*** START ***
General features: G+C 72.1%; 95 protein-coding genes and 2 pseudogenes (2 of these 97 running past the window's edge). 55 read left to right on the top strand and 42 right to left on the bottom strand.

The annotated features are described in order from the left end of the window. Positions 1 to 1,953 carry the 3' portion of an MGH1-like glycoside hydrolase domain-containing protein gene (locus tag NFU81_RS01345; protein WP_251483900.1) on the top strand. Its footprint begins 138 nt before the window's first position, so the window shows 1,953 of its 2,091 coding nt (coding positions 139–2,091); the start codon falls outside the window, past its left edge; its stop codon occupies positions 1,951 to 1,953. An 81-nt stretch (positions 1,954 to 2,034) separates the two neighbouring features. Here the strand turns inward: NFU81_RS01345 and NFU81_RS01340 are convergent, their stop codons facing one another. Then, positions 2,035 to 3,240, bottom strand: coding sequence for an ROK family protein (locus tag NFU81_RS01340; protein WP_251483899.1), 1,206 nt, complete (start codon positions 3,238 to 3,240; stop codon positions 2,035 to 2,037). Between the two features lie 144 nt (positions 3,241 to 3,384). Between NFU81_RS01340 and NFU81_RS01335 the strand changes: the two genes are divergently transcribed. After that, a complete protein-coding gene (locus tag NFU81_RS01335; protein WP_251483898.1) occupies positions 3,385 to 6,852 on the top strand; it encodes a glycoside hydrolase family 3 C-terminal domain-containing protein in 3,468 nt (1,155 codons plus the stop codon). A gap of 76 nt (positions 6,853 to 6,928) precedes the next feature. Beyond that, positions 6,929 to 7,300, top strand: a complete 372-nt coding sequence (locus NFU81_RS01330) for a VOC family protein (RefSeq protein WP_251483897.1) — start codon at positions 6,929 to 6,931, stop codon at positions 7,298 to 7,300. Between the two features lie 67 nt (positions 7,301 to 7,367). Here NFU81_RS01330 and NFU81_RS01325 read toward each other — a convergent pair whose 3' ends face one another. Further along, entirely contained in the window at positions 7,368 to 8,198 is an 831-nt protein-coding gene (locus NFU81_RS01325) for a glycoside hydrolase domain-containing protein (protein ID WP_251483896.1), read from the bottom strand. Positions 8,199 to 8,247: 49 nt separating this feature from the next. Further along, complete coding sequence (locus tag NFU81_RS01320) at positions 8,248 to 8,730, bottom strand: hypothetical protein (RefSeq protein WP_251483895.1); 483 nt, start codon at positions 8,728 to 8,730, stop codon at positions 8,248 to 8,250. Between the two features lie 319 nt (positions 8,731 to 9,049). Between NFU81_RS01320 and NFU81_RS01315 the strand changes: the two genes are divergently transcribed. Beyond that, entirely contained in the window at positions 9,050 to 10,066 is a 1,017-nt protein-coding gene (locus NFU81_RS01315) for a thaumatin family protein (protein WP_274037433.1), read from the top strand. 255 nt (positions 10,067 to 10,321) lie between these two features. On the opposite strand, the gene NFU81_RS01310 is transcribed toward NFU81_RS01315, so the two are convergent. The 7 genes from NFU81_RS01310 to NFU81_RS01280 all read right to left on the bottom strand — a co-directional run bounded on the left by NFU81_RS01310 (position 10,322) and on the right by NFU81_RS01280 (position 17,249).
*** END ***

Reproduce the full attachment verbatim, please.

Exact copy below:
General features: G+C 72.1%; 95 protein-coding genes and 2 pseudogenes (2 of these 97 running past the window's edge). 55 read left to right on the top strand and 42 right to left on the bottom strand.

The annotated features are described in order from the left end of the window. Positions 1 to 1,953 carry the 3' portion of an MGH1-like glycoside hydrolase domain-containing protein gene (locus tag NFU81_RS01345; protein WP_251483900.1) on the top strand. Its footprint begins 138 nt before the window's first position, so the window shows 1,953 of its 2,091 coding nt (coding positions 139–2,091); the start codon falls outside the window, past its left edge; its stop codon occupies positions 1,951 to 1,953. An 81-nt stretch (positions 1,954 to 2,034) separates the two neighbouring features. Here the strand turns inward: NFU81_RS01345 and NFU81_RS01340 are convergent, their stop codons facing one another. Then, positions 2,035 to 3,240, bottom strand: coding sequence for an ROK family protein (locus tag NFU81_RS01340; protein WP_251483899.1), 1,206 nt, complete (start codon positions 3,238 to 3,240; stop codon positions 2,035 to 2,037). Between the two features lie 144 nt (positions 3,241 to 3,384). Between NFU81_RS01340 and NFU81_RS01335 the strand changes: the two genes are divergently transcribed. After that, a complete protein-coding gene (locus tag NFU81_RS01335; protein WP_251483898.1) occupies positions 3,385 to 6,852 on the top strand; it encodes a glycoside hydrolase family 3 C-terminal domain-containing protein in 3,468 nt (1,155 codons plus the stop codon). A gap of 76 nt (positions 6,853 to 6,928) precedes the next feature. Beyond that, positions 6,929 to 7,300, top strand: a complete 372-nt coding sequence (locus NFU81_RS01330) for a VOC family protein (RefSeq protein WP_251483897.1) — start codon at positions 6,929 to 6,931, stop codon at positions 7,298 to 7,300. Between the two features lie 67 nt (positions 7,301 to 7,367). Here NFU81_RS01330 and NFU81_RS01325 read toward each other — a convergent pair whose 3' ends face one another. Further along, entirely contained in the window at positions 7,368 to 8,198 is an 831-nt protein-coding gene (locus NFU81_RS01325) for a glycoside hydrolase domain-containing protein (protein ID WP_251483896.1), read from the bottom strand. Positions 8,199 to 8,247: 49 nt separating this feature from the next. Further along, complete coding sequence (locus tag NFU81_RS01320) at positions 8,248 to 8,730, bottom strand: hypothetical protein (RefSeq protein WP_251483895.1); 483 nt, start codon at positions 8,728 to 8,730, stop codon at positions 8,248 to 8,250. Between the two features lie 319 nt (positions 8,731 to 9,049). Between NFU81_RS01320 and NFU81_RS01315 the strand changes: the two genes are divergently transcribed. Beyond that, entirely contained in the window at positions 9,050 to 10,066 is a 1,017-nt protein-coding gene (locus NFU81_RS01315) for a thaumatin family protein (protein WP_274037433.1), read from the top strand. 255 nt (positions 10,067 to 10,321) lie between these two features. On the opposite strand, the gene NFU81_RS01310 is transcribed toward NFU81_RS01315, so the two are convergent. The 7 genes from NFU81_RS01310 to NFU81_RS01280 all read right to left on the bottom strand — a co-directional run bounded on the left by NFU81_RS01310 (position 10,322) and on the right by NFU81_RS01280 (position 17,249).